On the first Sunday of December, the Town of West Brookfield celebrates the season with the annual White Christmas in West Brookfield. With a lovely main street and common the town does like to show off. It will be a balmy 38 degrees with some sun and no snow. You could do worse this weekend than finding yourself in the town along the Quaboag River.
For program information about this year’s event you can visit the Facebook page.
A town page with a link to what is happening is here.
Below is my column from the December, 2008 Sturbridge Times Magazine about the day.
It’s a White Christmas West Brookfield Style
When you think of White Christmas do you picture the film featuring Bing Crosby and Danny Kaye? Do you hear Crosby crooning about “tree tops glistening?” Well, as they say at Apple computer, “Think different,” and do it on Sunday, December 7.
Sixteen years ago, the town of West Brookfield had its first White Christmas, and it happened weeks before Christmas, on December 5.
In August of 1993, Dan and Lynn Wolaver went to the town’s selectmen with a fundraising idea. In October, the committee held its first meeting. In November, they held the annual fund raiser, Adopt a Light, which involved donors paying one dollar per Christmas light. The day came and the lights were lit and the town hall bell rung. And while the celebration started out as a day to light the Christmas tree, and have a community get together, it has grown into White Christmas with the participation of the churches and town businesses.
Eventually, Dan and Lynn moved to New Hampshire and handed the White Christmas reins to Madeline Arn who has kept the event, which has never been cancelled due to weather, on track ever since.
The Wolavers are remembered with great fondness by many West Brookfield residents, and on the ninth year of White Christmas, they received a citizenship award that recognized their special contribution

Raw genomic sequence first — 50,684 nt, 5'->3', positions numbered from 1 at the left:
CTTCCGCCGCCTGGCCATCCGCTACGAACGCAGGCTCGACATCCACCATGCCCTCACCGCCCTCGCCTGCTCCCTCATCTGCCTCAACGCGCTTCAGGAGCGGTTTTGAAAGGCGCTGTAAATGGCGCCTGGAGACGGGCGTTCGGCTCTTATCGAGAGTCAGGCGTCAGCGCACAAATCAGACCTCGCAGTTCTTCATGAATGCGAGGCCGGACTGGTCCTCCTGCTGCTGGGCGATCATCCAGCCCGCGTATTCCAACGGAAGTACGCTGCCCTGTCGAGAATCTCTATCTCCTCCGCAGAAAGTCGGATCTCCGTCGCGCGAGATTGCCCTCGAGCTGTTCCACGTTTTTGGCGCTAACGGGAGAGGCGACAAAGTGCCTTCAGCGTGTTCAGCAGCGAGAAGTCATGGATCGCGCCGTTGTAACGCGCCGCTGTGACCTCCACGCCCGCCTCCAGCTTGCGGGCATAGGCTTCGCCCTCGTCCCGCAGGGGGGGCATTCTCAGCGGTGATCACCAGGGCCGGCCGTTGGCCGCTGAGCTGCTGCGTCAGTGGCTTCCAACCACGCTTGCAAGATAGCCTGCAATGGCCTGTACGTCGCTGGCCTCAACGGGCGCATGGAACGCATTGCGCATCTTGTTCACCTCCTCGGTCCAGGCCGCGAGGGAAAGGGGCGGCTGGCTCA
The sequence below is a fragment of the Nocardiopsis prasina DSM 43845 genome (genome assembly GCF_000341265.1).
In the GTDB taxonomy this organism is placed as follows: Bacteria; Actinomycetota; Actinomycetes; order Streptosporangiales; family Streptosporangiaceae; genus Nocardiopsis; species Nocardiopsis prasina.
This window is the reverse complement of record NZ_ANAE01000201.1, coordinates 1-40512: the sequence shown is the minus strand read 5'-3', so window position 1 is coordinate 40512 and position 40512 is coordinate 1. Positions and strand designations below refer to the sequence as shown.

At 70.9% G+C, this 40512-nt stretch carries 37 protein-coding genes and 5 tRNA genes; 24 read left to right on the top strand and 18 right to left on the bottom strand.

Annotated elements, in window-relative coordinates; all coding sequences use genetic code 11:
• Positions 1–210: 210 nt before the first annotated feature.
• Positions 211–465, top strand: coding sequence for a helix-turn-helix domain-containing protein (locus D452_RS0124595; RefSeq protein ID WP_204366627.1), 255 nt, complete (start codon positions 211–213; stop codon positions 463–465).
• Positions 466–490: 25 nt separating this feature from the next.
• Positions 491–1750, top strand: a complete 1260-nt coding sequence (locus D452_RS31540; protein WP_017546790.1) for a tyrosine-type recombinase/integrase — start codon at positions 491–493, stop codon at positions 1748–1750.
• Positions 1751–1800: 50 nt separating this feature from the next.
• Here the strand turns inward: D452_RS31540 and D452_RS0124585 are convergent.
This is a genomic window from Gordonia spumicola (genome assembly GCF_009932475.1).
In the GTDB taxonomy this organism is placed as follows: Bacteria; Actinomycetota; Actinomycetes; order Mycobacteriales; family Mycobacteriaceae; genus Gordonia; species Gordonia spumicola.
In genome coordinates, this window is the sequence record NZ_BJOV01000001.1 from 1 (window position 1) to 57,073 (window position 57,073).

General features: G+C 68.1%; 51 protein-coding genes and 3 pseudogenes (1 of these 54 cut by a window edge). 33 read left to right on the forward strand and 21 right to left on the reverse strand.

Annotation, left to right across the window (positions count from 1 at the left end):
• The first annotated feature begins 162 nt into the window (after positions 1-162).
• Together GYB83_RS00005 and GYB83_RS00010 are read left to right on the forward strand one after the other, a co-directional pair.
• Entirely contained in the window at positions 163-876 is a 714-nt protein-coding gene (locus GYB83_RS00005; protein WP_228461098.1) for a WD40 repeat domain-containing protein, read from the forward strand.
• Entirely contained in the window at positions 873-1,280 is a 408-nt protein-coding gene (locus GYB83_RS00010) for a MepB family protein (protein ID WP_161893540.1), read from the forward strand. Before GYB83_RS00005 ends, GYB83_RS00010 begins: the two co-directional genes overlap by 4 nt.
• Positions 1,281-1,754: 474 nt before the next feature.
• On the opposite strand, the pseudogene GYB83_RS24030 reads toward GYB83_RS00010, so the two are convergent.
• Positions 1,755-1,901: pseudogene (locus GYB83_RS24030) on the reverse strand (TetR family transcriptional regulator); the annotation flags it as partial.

White Christmas is a town commission, but all committee members are volunteers. Madeline is generous in her gratitude to the rest of the crew. She is careful to note that Barb and Richard Rossman have been serving since the beginning.
If there were central casting for traditional New England towns of the Norman Rockwell variety, West Brookfield would be chosen every time. Arrive after Noon and stroll around the common and taste some of those chestnuts roasting on an open fire. It won’t be Nat King Cole, but townsman Roger Allen. New this year on the common will be a mini bonfire for the comfort of the merrymakers. Hayrides will commence in late afternoon, and while there will be no Santa, “Father Christmas” will be on hand, resplendent in his fur-trimmed burgundy robe.
Anyone strolling up and down Main Street will find that most businesses will be holding Open House. The Fire Station will be serving up their own Fire House Chili and chowder. The Elementary School will offer its own music and the Elves ’R Us sale for kids. At 2:00 p.m. The Merriam Gilbert Library will host Classic Holiday Readings and the Silent Auction. Program books will be available at the various Open Houses.
The churches will all have activities starting at 12:30 p.m. The First Congregational will open their Country Store with a silent auction and Luncheon. Carols and Cocoa will be from 4:00 to 5:00 p.m. Sacred Heart of Jesus will have a Craft Fair and refreshments in Father Dugan Hall. George Whitefield Methodist Church will open its sanctuary and serve cider and donuts. You are invited to visit the Children’s Craft Corner there.
If you want to stray from Main Street, you will find the Historical Society at the end of Central Street, in the old train station. They will hold an Open House that will be well worth the stroll since West Brookfield is an old town and does not lack for history. Nearby is the Senior Center and their Open House will feature the music of the Silvertones.
At 5:45 p.m. the 2000 white lights on the town tree will be lit. Surrounding the tree will be a hundred luminaria. While the bell in the town hall rings, participants can join in the carols.
Then it is off to the Great Hall, where the Quaboag Chorus will be led by Erich Von Bleicken. Samantha Gillogly, a local virtuoso and student at Berklee College will also play. Samantha Gillogly is well known in the town for having donated much time and music over the years. “It’s such a special part of my year to participate in the White Christmas concert,” she said. “The West Brookfield community has been like an extended family to me; they have supported my growth as an artist through all the years I have lived here, and this is my way of giving back to them. The White Christmas concert has the feeling of a big family get-together. There is something timeless and comforting about getting together and sharing music in the midst of the cold and dark of winter.”
Father Christmas will be on hand to tell a story, and that is how the sixteenth annual West Brookfield White Christmas will end.